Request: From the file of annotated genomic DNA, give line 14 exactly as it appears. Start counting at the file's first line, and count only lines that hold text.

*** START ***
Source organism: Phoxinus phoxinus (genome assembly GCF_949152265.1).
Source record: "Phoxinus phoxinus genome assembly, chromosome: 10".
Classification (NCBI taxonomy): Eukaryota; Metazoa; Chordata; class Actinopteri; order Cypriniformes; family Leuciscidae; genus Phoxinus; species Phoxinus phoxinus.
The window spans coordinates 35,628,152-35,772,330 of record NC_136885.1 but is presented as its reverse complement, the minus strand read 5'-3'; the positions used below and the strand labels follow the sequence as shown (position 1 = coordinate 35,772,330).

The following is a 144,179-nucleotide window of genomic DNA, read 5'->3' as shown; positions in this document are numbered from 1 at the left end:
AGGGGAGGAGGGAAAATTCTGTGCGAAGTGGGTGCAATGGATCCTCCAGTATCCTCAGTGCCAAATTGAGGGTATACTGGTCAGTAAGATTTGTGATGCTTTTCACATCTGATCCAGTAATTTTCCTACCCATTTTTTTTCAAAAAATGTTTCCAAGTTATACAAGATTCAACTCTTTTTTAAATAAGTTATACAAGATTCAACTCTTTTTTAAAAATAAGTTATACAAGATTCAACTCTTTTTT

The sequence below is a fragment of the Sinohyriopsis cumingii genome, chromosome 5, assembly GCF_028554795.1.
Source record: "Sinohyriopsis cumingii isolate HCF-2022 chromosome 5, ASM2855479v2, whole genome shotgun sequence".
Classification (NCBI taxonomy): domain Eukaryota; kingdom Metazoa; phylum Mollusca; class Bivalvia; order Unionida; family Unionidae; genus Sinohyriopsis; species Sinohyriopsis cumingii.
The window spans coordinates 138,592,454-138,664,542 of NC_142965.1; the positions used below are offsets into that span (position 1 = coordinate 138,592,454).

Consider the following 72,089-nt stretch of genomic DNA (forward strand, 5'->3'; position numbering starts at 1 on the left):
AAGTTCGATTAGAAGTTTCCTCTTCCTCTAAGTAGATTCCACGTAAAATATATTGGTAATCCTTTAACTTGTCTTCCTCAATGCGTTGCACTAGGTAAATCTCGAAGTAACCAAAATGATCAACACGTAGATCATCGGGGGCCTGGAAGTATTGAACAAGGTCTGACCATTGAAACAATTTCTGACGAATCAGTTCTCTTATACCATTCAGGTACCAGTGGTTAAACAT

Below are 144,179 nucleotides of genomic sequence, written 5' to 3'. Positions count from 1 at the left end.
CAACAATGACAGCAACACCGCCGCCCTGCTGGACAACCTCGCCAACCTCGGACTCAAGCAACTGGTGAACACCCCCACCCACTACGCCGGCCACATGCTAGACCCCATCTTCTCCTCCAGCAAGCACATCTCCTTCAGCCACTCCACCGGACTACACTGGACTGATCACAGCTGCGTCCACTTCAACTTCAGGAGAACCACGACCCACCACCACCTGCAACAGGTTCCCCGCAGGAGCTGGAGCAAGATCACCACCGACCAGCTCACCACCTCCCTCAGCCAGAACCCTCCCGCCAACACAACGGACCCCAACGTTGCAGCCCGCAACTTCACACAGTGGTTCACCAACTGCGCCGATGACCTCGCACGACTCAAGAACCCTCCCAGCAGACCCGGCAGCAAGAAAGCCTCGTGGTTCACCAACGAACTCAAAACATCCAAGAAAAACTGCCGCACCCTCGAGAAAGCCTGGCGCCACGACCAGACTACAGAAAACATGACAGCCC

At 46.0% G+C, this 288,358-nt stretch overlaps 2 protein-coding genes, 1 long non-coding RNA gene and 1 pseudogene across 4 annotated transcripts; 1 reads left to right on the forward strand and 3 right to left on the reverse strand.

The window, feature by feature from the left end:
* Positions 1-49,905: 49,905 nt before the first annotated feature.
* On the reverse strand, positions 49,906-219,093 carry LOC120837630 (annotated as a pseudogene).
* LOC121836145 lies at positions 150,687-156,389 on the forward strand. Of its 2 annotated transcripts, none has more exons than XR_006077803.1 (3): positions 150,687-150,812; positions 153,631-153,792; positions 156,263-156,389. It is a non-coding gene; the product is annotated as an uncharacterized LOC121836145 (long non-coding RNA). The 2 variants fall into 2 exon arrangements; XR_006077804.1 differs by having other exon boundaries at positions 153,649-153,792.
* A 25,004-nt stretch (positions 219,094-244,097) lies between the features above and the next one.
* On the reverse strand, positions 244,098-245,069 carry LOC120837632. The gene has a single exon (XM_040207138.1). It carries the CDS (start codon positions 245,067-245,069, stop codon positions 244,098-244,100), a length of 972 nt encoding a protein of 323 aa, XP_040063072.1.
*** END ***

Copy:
CAACAATGACAGCAACACCGCCGCCCTGCTGGACAACCTCGCCAACCTCGGACTCAAGCAACTGGTGAACACCCCCACCCACTACGCCGGCCACATGCTAGACCCCATCTTCTCCTCCAGCAAGCACATCTCCTTCAGCCACTCCACCGGACTACACTGGACTGATCACAGCTGCGTCCACTTCAACTTCAGGAGAACCACGACCCACCACCACCTGCAACAGGTTCCCCGCAGGAGCTGGAGCAAGATCACCACCGACCAGCTCACCACCTCCCTCAGCCAGAACCCTCCCGCCAACACAACGGACCCCAACGTTGCAGCCCGCAACTTCACACAGTGGTTCACCAACTGCGCCGATGACCTCGCACGACTCAAGAACCCTCCCAGCAGACCCGGCAGCAAGAAAGCCTCGTGGTTCACCAACGAACTCAAAACATCCAAGAAAAACTGCCGCACCCTCGAGAAAGCCTGGCGCCACGACCAGACTACAGAAAACATGACAGCCC